Some Greenland polar bears adapt to hunt without sea ice

3 months ago 22

By Malu Cursino
BBC News

Polar bears in GreenlandImage source, Reuters

Image caption,

A group of polar bears in a remote region in Greenland now hunt seals from frozen freshwater, instead of Arctic sea ice

Polar bears have long been seen as a symbol of global warming's damaging impact on the natural world.

The bears rely on Arctic sea ice to hunt seals - so its decline puts the species at risk of extinction.

However, in a rare piece of hopeful news for the ice bears, scientists say several hundred in southeast Greenland have now adapted to hunt using freshwater platforms.

Researchers found the animals were using ice that breaks off glaciers.

"They survive in fjords that are sea ice-free more than eight months of the year because they have access to glacier - freshwater - ice", said University of Washington polar scientist Kristin Laidre, the study's lead author.

The findings, from a research team based at the University of Washington, open up the possibility that pockets of the species might survive despite rising temperatures.

"One of the big questions is where in the Arctic will polar bears be able to hang on," Dr Laidre said. "I think that bears in a place like this can teach us a lot about where those places might be."

The research team spent two years interviewing Inuit hunters, who shared their ecological knowledge of the area.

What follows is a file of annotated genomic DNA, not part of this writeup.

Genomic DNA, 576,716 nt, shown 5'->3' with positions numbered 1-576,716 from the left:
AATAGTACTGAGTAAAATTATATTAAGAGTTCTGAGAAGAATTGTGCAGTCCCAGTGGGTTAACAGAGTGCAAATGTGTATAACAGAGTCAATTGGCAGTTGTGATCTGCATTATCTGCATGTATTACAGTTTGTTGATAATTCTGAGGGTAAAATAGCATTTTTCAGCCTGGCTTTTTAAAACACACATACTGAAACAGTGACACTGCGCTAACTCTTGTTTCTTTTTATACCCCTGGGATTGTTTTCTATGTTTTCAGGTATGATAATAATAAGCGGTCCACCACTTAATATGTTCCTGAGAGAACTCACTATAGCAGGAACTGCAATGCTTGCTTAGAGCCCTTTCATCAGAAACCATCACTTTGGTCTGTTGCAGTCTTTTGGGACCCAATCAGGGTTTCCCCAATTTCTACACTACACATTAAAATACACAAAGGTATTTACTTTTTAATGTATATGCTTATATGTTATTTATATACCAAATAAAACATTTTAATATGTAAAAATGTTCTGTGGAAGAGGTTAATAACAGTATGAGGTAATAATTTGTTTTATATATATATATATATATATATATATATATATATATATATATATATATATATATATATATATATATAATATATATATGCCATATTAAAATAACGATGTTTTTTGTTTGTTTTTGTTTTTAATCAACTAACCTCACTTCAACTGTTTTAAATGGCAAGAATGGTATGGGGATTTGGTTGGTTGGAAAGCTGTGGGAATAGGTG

Travelling to the remote region using helicopters, they tagged the bears with satellite tracking devices and collected genetic samples.

Dr Beth Shapiro, geneticist and co-author of the study, said they observed "the most genetically isolated population of polar bears anywhere on the planet".

"We know that this population has been living separately from other polar bear populations for at least several hundred years," she said.

Dr Shapiro said that these bears "are not thriving" - they reproduce more slowly and are smaller in size.

She added that it is difficult to know whether this sub-population are surviving because of genetic adaptations, or "a different response... to a very different climate and habitat".

There are said to be roughly 26,000 polar bears remaining.

"Polar bears are in trouble," Dr Shapiro added. "It is clear that if we can't slow the rate of global warming that polar bears are on a trajectory to become extinct. The more we can learn about this remarkable species, the better able we will be to help them to survive the next 50 to 100 years."

The research was published in the journal Science.

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